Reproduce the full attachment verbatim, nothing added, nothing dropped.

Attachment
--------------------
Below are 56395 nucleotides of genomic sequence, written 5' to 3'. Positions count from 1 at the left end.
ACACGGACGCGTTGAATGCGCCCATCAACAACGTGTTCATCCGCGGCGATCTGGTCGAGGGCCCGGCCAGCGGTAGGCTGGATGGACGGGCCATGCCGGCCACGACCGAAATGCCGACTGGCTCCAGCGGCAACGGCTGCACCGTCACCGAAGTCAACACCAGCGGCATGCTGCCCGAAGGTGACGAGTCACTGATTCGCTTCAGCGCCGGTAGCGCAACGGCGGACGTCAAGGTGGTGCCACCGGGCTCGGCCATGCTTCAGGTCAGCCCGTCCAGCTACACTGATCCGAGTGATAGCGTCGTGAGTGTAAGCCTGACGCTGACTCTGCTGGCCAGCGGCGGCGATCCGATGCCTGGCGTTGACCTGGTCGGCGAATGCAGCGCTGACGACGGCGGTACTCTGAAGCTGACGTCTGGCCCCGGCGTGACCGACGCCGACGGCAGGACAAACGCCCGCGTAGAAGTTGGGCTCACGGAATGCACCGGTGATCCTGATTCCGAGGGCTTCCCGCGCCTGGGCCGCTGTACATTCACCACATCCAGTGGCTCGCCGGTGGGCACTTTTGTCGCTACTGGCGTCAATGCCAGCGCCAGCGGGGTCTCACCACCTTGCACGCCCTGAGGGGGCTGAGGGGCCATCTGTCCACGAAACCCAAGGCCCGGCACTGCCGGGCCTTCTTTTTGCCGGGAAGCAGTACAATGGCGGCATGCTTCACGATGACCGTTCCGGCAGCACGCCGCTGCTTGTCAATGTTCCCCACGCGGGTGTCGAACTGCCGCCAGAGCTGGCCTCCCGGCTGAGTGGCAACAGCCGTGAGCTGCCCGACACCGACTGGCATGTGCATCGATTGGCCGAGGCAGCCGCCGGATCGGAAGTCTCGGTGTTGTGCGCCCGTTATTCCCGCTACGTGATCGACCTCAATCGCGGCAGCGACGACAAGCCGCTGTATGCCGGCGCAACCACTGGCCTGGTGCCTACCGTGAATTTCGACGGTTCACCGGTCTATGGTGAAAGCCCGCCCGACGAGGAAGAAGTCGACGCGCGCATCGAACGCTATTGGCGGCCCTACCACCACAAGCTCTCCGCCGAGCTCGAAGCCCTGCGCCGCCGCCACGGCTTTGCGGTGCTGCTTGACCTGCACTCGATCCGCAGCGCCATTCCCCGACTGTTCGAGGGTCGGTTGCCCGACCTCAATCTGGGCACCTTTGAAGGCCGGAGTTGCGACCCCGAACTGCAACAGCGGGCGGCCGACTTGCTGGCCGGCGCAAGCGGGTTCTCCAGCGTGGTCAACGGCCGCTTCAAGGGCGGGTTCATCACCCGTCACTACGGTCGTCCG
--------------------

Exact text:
Below are 56395 nucleotides of genomic sequence, written 5' to 3'. Positions count from 1 at the left end.
ACACGGACGCGTTGAATGCGCCCATCAACAACGTGTTCATCCGCGGCGATCTGGTCGAGGGCCCGGCCAGCGGTAGGCTGGATGGACGGGCCATGCCGGCCACGACCGAAATGCCGACTGGCTCCAGCGGCAACGGCTGCACCGTCACCGAAGTCAACACCAGCGGCATGCTGCCCGAAGGTGACGAGTCACTGATTCGCTTCAGCGCCGGTAGCGCAACGGCGGACGTCAAGGTGGTGCCACCGGGCTCGGCCATGCTTCAGGTCAGCCCGTCCAGCTACACTGATCCGAGTGATAGCGTCGTGAGTGTAAGCCTGACGCTGACTCTGCTGGCCAGCGGCGGCGATCCGATGCCTGGCGTTGACCTGGTCGGCGAATGCAGCGCTGACGACGGCGGTACTCTGAAGCTGACGTCTGGCCCCGGCGTGACCGACGCCGACGGCAGGACAAACGCCCGCGTAGAAGTTGGGCTCACGGAATGCACCGGTGATCCTGATTCCGAGGGCTTCCCGCGCCTGGGCCGCTGTACATTCACCACATCCAGTGGCTCGCCGGTGGGCACTTTTGTCGCTACTGGCGTCAATGCCAGCGCCAGCGGGGTCTCACCACCTTGCACGCCCTGAGGGGGCTGAGGGGCCATCTGTCCACGAAACCCAAGGCCCGGCACTGCCGGGCCTTCTTTTTGCCGGGAAGCAGTACAATGGCGGCATGCTTCACGATGACCGTTCCGGCAGCACGCCGCTGCTTGTCAATGTTCCCCACGCGGGTGTCGAACTGCCGCCAGAGCTGGCCTCCCGGCTGAGTGGCAACAGCCGTGAGCTGCCCGACACCGACTGGCATGTGCATCGATTGGCCGAGGCAGCCGCCGGATCGGAAGTCTCGGTGTTGTGCGCCCGTTATTCCCGCTACGTGATCGACCTCAATCGCGGCAGCGACGACAAGCCGCTGTATGCCGGCGCAACCACTGGCCTGGTGCCTACCGTGAATTTCGACGGTTCACCGGTCTATGGTGAAAGCCCGCCCGACGAGGAAGAAGTCGACGCGCGCATCGAACGCTATTGGCGGCCCTACCACCACAAGCTCTCCGCCGAGCTCGAAGCCCTGCGCCGCCGCCACGGCTTTGCGGTGCTGCTTGACCTGCACTCGATCCGCAGCGCCATTCCCCGACTGTTCGAGGGTCGGTTGCCCGACCTCAATCTGGGCACCTTTGAAGGCCGGAGTTGCGACCCCGAACTGCAACAGCGGGCGGCCGACTTGCTGGCCGGCGCAAGCGGGTTCTCCAGCGTGGTCAACGGCCGCTTCAAGGGCGGGTTCATCACCCGTCACTACGGTCGTCCG